Have You Thought About Your Business Resolutions for 2015?

2015 Goals Sharp Point

Time to Plan Your Strategies for Maximizing Profits in the New Year

Small business owners:  the New Year is approaching, and with that comes the opportunity for changes in how you choose to run your business.  With that, here are 5 ideas for New Year’s business resolutions:

1)      Improve Time Management Skills

For many small businesses, wasted time can be the number one reason your profits aren’t as high as they could be.  Less time wasted = more time spent on things essential to the operation.  One way to see a major increase in productivity is to lay out a schedule that has times assigned to different tasks you need to accomplish rather than laying out a simple “to-do” list. This will keep you on track, and allow you to keep both yourself, and your employees, more accountable.  Small business owners who stick to a plan have the greatest potential of achieving their goals in the shortest possible amount of time.  Also considering designating specific times to check and answer email:  When you’re constantly getting pulled away from the task at hand, it takes extra time to regain focus.

2)      Maximize How You’re Using Technology

In this technology driven world, there are many useful programs and devices that can increase efficiency, and therefore profits.  There are programs to assist with your books (QuickBooks, Freshbooks), backup your data, (Mozy, Carbonite), and even automate timekeeping (Harvest, Kronos) -- all available to small business!  In fact, The Boston Consulting Group found that small and medium sized businesses that invest in modern technology increase their annual rate of revenue growth by 15% as compared to companies who place less emphasis on utilizing technology (http://www.bcg.com/media/PressReleaseDetails.aspx?id=tcm:12-146193) Technological solutions can provide great advantages, but beware. TOO many different programs can make a process convoluted, so make sure to keep things streamlined and employees well trained.

3)      Set Up Systems and Processes

As a small business, there are processes your firm may not go through as often as a larger corporation might, such writing a proposal for a prospective client or hiring a new employee.  Because of this, performing such tasks may be less efficient due since a well-defined process has not been established.  For tasks such as these, spending an hour or two laying out a guideline (paperwork that needs to be done, email and timekeeping setup, orientation, etc.) can save a ton of time in the future, instead of requiring you to reinvent the wheel every time.  Research indicates that every hour spent planning and preparing prevents 3 to 4 hours of wasted time, time that could be better spent on core functions or refreshing yourself with some well earned personal time.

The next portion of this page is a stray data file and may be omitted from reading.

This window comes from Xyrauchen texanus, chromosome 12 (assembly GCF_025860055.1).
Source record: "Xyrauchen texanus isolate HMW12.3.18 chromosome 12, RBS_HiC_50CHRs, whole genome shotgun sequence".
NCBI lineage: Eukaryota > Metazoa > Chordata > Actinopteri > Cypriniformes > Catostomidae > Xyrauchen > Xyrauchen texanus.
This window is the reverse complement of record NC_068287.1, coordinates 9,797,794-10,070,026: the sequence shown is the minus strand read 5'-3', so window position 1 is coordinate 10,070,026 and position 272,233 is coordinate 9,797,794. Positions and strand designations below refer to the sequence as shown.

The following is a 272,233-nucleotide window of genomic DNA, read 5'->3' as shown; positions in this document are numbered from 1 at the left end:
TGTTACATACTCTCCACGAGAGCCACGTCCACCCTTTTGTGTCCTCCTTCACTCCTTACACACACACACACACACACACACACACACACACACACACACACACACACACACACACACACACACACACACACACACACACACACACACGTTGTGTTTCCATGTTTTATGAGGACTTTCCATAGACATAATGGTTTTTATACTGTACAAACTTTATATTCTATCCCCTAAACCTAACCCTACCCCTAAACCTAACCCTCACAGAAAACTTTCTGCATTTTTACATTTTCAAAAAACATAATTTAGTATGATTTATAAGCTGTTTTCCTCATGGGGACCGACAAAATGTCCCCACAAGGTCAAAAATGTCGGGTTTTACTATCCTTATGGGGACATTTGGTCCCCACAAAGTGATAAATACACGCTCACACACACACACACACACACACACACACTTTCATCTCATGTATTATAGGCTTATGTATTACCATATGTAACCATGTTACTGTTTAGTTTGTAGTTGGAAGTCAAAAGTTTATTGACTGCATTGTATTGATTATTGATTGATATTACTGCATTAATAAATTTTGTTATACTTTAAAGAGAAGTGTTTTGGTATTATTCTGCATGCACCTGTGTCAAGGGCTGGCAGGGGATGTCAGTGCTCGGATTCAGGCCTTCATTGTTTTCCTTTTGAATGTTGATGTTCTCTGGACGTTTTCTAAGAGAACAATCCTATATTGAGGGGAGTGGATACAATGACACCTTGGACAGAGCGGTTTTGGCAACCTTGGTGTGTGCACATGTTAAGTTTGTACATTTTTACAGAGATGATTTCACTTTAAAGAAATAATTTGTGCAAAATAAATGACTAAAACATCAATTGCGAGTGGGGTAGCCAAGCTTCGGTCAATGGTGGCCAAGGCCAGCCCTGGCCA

4)      Measure Your Results

Having a good handle on your results can lead to higher profits, and easier business decisions, since things that get measured can be improved.  Make sure you document things such as expenses surrounding a given project, the results of marketing attempts, and even how long it takes employees to complete specific tasks.  Knowing that your recent ad campaign brought in x amount of customers, or that a certain task now takes half as long due to experience, can help your goal setting and planning for the future!  Talk to your bookkeeper about how to set up your accounting software to track the profitability of certain jobs or compare your actual revenues and expenses to pre-determined budgets.

5)      Don’t Try to Do it All Yourself

Although small business owners often pride themselves on being able to do it all, you have to consider the opportunity cost of trying to learn things outside your area(s) of expertise.  If an outside contractor can get a task done in half the time, free of errors, due to their experience, the extra cost may be worth it in terms of actual results.  SMB owners would benefit from examining their core competencies and determining what activities are best done themselves and what tasks should be outsourced to an expert.  Keep key activities that define your business, such developing and maintaining customer relationships, but delegate duties and processes that take away from the time you could be spending on activities only you can do.


Renee Melville is the founder of Sharp Point, Inc., a bookkeeping and accounting firm that specializes in helping small businesses and restaurants save time and money through better processes and improved business strategies.